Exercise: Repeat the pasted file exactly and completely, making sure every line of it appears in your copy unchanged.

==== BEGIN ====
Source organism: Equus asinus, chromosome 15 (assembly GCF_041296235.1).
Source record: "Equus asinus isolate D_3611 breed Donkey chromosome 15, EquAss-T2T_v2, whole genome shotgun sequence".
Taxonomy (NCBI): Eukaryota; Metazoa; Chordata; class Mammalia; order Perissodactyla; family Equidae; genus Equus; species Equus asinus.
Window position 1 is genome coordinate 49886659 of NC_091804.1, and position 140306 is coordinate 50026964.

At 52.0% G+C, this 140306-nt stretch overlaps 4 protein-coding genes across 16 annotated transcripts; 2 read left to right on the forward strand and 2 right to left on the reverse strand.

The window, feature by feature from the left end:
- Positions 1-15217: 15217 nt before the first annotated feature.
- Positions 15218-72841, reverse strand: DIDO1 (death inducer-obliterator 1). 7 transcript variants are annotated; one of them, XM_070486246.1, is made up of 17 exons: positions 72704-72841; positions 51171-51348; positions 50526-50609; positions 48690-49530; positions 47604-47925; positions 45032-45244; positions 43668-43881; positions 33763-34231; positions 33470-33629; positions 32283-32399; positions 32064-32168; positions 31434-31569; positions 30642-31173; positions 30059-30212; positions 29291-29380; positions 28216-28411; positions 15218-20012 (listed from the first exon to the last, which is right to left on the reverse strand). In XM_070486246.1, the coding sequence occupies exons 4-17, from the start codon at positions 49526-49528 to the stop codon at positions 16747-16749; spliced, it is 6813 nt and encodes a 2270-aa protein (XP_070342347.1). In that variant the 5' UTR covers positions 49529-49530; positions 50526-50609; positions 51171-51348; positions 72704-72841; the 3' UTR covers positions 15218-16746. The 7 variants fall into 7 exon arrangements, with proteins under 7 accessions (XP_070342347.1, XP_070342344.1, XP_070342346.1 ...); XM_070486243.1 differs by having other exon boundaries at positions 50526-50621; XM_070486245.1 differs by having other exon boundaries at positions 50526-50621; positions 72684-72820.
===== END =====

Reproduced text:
Source organism: Equus asinus, chromosome 15 (assembly GCF_041296235.1).
Source record: "Equus asinus isolate D_3611 breed Donkey chromosome 15, EquAss-T2T_v2, whole genome shotgun sequence".
Taxonomy (NCBI): Eukaryota; Metazoa; Chordata; class Mammalia; order Perissodactyla; family Equidae; genus Equus; species Equus asinus.
Window position 1 is genome coordinate 49886659 of NC_091804.1, and position 140306 is coordinate 50026964.

At 52.0% G+C, this 140306-nt stretch overlaps 4 protein-coding genes across 16 annotated transcripts; 2 read left to right on the forward strand and 2 right to left on the reverse strand.

The window, feature by feature from the left end:
- Positions 1-15217: 15217 nt before the first annotated feature.
- Positions 15218-72841, reverse strand: DIDO1 (death inducer-obliterator 1). 7 transcript variants are annotated; one of them, XM_070486246.1, is made up of 17 exons: positions 72704-72841; positions 51171-51348; positions 50526-50609; positions 48690-49530; positions 47604-47925; positions 45032-45244; positions 43668-43881; positions 33763-34231; positions 33470-33629; positions 32283-32399; positions 32064-32168; positions 31434-31569; positions 30642-31173; positions 30059-30212; positions 29291-29380; positions 28216-28411; positions 15218-20012 (listed from the first exon to the last, which is right to left on the reverse strand). In XM_070486246.1, the coding sequence occupies exons 4-17, from the start codon at positions 49526-49528 to the stop codon at positions 16747-16749; spliced, it is 6813 nt and encodes a 2270-aa protein (XP_070342347.1). In that variant the 5' UTR covers positions 49529-49530; positions 50526-50609; positions 51171-51348; positions 72704-72841; the 3' UTR covers positions 15218-16746. The 7 variants fall into 7 exon arrangements, with proteins under 7 accessions (XP_070342347.1, XP_070342344.1, XP_070342346.1 ...); XM_070486243.1 differs by having other exon boundaries at positions 50526-50621; XM_070486245.1 differs by having other exon boundaries at positions 50526-50621; positions 72684-72820.